Despite this friendship, and the access it will bring, Australians have a right to feel insulted by the choice.

So far, the Bush administration has made 25 ambassadorial appointments; 23 have been from outside the State Department, and all 23 have been either friends of, or contributors to, George W.

Even so, Tom Schieffer is a special buddy; it's a friendship underpinned by money—lots of money.

Say what? Schieffer “is a diplomatic amateur,” Charlton wrote, “just another in the long line of business nonentities sent to Australia as ambassadors by Republican administrations.”

More on the Brothers Schieffer tomorrow. Yes, we expect that Brother Bob will do a decent job tomorrow. But Americans deserve to learn a bit more, at long last, about the real culture of their millionaire press corps. Is the press corps composed of northeastern liberals? We’ll suggest it’s less simple than that.

Advances on the fact-check front

KESSLER GETS IT RIGHT: Michael Kinsley didn’t know what to do about all the lying. So you’ll remember, here’s the recent exchange for which the great scribe was praised:

QUESTION: What's the biggest problem with campaign journalism right now—particularly what appears on page A1?

KINSLEY: The biggest problem is—and I don't know what the solution is, so it's not a criticism, as much as it is a puzzle—is that the conventions of objectivity make it very difficult to say that something is a lie. And they require balance, which is often just not justified by reality. The classic thing is the Swift Boats. If you follow what all the papers say, they inch close to saying what they really think by saying, “it's controversial,” or “many have challenged it,” euphemisms like that. And then they always need to pair it with something else. “Candidate X murdered three people at a rally yesterday, and candidate Y sneezed without using a Kleenex. This is why many people are saying this is the roughest campaign ever.”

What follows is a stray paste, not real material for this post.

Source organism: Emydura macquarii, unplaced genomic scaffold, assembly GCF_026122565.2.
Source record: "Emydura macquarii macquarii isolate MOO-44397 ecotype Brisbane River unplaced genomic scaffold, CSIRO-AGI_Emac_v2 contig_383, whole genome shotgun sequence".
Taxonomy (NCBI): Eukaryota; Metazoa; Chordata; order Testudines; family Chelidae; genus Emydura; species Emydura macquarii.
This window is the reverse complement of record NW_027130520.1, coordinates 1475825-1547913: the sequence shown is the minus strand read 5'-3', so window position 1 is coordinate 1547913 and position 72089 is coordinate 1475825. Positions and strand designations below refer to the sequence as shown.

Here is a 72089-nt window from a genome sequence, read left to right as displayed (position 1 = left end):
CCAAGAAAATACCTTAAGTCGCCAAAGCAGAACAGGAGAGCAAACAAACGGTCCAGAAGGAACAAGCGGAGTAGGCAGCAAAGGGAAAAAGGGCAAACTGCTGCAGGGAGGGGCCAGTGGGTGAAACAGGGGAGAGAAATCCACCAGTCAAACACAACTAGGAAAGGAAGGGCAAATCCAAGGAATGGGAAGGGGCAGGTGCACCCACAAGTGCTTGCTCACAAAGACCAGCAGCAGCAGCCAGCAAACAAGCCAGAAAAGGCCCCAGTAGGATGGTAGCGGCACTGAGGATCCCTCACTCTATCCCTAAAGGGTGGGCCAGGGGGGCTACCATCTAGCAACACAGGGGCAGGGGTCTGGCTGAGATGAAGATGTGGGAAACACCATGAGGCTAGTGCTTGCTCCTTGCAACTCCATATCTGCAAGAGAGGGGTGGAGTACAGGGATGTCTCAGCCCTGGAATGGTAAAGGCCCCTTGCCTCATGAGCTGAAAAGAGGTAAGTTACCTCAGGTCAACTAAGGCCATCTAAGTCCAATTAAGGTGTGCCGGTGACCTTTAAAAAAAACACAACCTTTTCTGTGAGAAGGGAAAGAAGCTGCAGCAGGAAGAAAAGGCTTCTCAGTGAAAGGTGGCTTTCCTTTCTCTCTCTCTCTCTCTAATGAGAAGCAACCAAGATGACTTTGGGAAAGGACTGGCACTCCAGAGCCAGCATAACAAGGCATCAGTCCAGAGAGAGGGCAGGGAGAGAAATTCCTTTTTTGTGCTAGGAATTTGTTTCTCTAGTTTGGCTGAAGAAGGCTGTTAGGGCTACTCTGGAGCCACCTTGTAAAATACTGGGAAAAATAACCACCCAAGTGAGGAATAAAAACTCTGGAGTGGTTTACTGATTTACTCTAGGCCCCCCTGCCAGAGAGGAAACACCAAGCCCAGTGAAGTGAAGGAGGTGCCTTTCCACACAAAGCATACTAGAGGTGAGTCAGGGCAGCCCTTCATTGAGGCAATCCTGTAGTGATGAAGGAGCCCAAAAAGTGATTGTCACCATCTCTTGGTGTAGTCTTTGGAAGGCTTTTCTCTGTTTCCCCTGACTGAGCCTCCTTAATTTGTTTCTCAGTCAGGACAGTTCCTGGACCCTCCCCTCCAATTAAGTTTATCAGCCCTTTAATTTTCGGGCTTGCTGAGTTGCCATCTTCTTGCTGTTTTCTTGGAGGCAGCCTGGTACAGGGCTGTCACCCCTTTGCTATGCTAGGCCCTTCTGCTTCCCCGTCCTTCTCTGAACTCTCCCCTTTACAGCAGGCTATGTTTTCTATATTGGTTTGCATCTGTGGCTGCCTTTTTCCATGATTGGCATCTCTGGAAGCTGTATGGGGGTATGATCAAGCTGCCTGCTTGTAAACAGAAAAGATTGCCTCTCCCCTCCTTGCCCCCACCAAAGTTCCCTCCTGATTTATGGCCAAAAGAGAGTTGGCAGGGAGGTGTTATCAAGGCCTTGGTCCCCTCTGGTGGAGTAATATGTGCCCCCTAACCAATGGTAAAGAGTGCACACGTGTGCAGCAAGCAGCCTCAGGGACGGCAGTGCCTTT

Kinsley didn’t know what to do about the lying. He also didn’t seem to know that it’s hard to tell if something is a “lie.” But it isn’t hard to ID a misstatement—and the Washington Post has started to do it. Consider Glenn Kessler’s superlative fact-check after Bush-Kerry Debate II.

Alleged “conventions of objectivity” didn’t stop Kessler from saying that spades had been spades. Early on, for example, he said this:

KESSLER (10/9/04): As in the previous debate and in his stump speech, Bush repeated a number of assertions about Kerry's voting record on taxes, intelligence spending and budgets that are out of context and misleading.
The assertions were misleading—and Kessler said so. As he continued, he pulled no punches about a specific Bush claim:
KESSLER (continuing directly): Bush, hitting Kerry for alleged inconsistency, also asserted: "He said he thought Saddam Hussein was a grave threat, and now he said it was a mistake to remove Saddam Hussein from power."